It is a fact that ${n \choose k} = {n \choose n - k}$. Below is a proof:

\[\begin{align*} {n \choose k} &= \frac{n!}{k!(n-k)!} \\ &= \frac{n!}{(n-n+k)!(n-k)!}\\ &= \frac{n!}{(n-k)!(n - (n - k))!} \\ &= {n \choose n - k} \end{align*}\]

We just used some algebraic manipulation to write the proof, but this is bad for multiple reasons.

  • This proof tells you nothing about counting, which combinatorics is all about.
  • This technique can get out of hand really fast when you want to prove something very related like ${n \choose k} = {n - 1 \choose k - 1} + {n - 1 \choose k}$.

Here is another proof. The left hand side counts the number ways of selecting $k$ objects out of $n$ total objects, by definition of $n \choose k$. If we can show that the right hand side is another way to count the same thing, then we will have a complete proof.

The right hand side counts the number of ways of choosing $n-k$ items out of $n$. But secretly the RHS is counting the number of ways of choosing $k$ items out of $n$: it is counting the $k$ items that do not get selected after we select $n-k$ items. This completes the proof. This is the same as if you have a bunch of candies and you choose the ones you like, then you also chose which ones you did not like.

The Three-Step Recipe

Every combinatorial proof contains three keys steps:

  1. Identify the thing that both the LHS and RHS are counting.
  2. Explain how the LHS is counting that.
  3. Explain how the RHS is counting that.

Often one of 2. and 3. is very easy, and the other one is more involved.


Pascal’s Equality

Pascal’s Equality states that

\[{n \choose k} = {n - 1 \choose k - 1} + {n - 1 \choose k}.\]

Below is a combinatorial proof of this.

  1. Both sides are counting the number of ways of choosing $k$ elements out of $n$.
  2. By definition, $n \choose k$ is the number of ways of choosing $k$ elements out of $n$.
  3. Let the $n$ items we are choosing from be $x_1, x_2, \ldots, x_n$. Any subset of these elements will either contain $x_1$ or it won’t contain $x_1$ (this may seem obvious but in fact it is the key). If we choose $x_1$ then there are $n-1$ items remaining and we need to choose $k-1$ items from them. There are ${n - 1 \choose k - 1}$ ways of doing that. If we don’t choose $x_1$ then also we are left with $n-1$ items but we need to choose $k$ items out of them, which we can do in ${n - 1 \choose k}$ ways. Hence the total number of ways of choosing $k$ elements out of $n$ is also expressed by ${n - 1 \choose k - 1} + {n - 1 \choose k}$.

This completes the proof.

Ternary Strings

A ternary string of length $n$ is a string of the digits 0, 1, and 2 which contains $n$ digits. For example, 122002 is a ternary string of length 6 and 00022 is a ternary string of length 5. Now, here is a seemingly unrelated identity:

\[\sum_{k=0}^n 2^k {n \choose k} = 3^n.\]

Try to prove this on your own first. The title of this section is a big hint.

Another hint: how many ternary strings of length $n$ contain $n$ 2’s? How many of them contain $(n-1)$ 2’s? How many contain no 2’s? How many contain $k$ 2’s?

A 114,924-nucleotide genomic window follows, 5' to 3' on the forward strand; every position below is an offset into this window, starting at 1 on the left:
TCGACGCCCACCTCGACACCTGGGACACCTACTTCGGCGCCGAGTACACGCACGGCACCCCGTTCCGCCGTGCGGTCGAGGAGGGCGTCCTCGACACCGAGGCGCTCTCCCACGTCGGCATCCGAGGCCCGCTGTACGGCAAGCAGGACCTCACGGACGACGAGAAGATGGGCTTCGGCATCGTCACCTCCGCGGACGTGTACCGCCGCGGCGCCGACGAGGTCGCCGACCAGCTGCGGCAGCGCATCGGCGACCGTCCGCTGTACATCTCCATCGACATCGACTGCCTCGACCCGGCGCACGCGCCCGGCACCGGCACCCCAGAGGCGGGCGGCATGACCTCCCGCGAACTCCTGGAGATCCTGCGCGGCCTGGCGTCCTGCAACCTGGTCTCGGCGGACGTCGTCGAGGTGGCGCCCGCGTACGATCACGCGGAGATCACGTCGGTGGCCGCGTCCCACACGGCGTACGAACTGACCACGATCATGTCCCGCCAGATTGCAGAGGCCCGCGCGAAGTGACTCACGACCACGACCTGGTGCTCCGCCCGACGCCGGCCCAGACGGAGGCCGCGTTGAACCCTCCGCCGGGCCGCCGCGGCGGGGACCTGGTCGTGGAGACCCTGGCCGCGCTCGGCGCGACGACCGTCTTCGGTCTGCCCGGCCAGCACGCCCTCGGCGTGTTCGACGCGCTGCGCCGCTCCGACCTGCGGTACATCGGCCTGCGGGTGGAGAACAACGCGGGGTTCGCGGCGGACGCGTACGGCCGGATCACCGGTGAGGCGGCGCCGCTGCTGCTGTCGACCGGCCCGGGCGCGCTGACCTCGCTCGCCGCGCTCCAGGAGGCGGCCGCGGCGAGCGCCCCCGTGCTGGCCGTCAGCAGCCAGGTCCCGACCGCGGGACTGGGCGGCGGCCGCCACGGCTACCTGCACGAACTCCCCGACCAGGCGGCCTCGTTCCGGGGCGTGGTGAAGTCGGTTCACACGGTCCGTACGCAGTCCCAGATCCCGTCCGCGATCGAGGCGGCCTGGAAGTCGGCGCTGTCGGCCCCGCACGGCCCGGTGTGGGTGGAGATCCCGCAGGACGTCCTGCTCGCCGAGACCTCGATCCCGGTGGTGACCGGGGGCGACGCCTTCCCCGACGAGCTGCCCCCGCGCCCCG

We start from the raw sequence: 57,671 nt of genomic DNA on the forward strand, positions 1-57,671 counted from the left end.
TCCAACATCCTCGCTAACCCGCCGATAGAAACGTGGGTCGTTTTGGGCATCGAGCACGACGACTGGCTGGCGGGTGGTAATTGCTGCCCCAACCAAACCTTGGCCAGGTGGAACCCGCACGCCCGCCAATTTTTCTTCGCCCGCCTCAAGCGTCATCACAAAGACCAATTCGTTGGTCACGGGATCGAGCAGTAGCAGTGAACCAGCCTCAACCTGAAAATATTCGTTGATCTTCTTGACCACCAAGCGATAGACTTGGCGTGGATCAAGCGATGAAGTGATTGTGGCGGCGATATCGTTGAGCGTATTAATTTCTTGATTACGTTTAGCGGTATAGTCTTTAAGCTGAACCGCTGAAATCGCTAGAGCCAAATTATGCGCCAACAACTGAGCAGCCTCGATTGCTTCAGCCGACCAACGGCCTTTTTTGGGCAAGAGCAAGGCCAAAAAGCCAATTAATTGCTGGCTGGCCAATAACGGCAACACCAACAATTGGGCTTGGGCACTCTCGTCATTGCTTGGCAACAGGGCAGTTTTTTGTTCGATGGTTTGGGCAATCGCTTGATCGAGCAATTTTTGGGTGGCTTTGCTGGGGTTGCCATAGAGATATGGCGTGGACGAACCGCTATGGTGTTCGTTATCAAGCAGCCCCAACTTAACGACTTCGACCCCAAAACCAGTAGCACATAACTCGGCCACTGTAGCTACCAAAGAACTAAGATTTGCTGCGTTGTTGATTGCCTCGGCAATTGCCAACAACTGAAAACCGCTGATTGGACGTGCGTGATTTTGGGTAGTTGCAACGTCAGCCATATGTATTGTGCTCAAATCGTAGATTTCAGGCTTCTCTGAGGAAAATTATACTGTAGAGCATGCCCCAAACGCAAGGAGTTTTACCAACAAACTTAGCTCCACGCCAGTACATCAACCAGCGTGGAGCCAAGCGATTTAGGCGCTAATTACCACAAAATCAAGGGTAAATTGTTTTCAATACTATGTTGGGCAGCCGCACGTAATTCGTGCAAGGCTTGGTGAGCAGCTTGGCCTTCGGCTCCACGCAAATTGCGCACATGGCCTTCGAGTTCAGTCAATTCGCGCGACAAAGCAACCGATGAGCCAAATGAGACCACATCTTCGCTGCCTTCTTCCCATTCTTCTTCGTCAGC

Below is a combinatorial of this identity.

  1. Both sides count the number of ternary strings of length $n$.
  2. In a ternary string of length $n$ there are $n$ slots, and for each slot, you have three choices: 0, 1, 2. Hence you are making 3 choices for each one of $n$ slots. For every choice for the first slot, you can make 3 choices for the second slot, and so on. Hence there are $3^n$ ways of constructing ternary strings of length $n$. For those of you who like balls and bins, this is the same as throwing $n$ distinct balls into 3 distinct bins, with each ball corresponding to a slot and each bin corresponding to a digit. There are $3^n$ ways of throwing the balls into the bins without any restrictions.
  3. If we stipulate that there are $n-k$ 2’s in a ternary string of length $n$, then we first need to choose $k$ locations to place numbers which are not 2 (i.e., numbers which are 0 or 1). There are ${n \choose k}$ ways of doing that. Then, for each of those $k$ locations we must choose whether to put a 0 or a 1 in that location. There are $2^k$ decisions to be made here. Hence, there are $2^k {n \choose k}$ ternary strings of length $n$ which contain exactly $n-k$ 2’s. But a ternary string of length $n$ can contain anywhere from 0 to $n$ 2’s, hence we need to sum over the possible number of 2’s in order to get the total number of ternary strings: $\sum_{k=0}^n 2^k {n \choose k}$.

This is completes the proof.


The art of writing combinatorial proofs lies in being able to identify exactly what both sides are trying to count, which can take some practice to master. In my experience, trying to frame the problem in terms of balls and bins, forming a team, and constructing strings helps in most cases. A really common trick is breaking the counting problem up into multiple steps, like we did in step 3 of the last two examples above, and appropriately adding or multiplying the results of the different steps. The thing that I really like about combinatorial proofs is that coming up with them forces you to think of variables not as abstract symbols that we manipulate according to a fixed set of rules, but as real things that you can see, reason about, and count.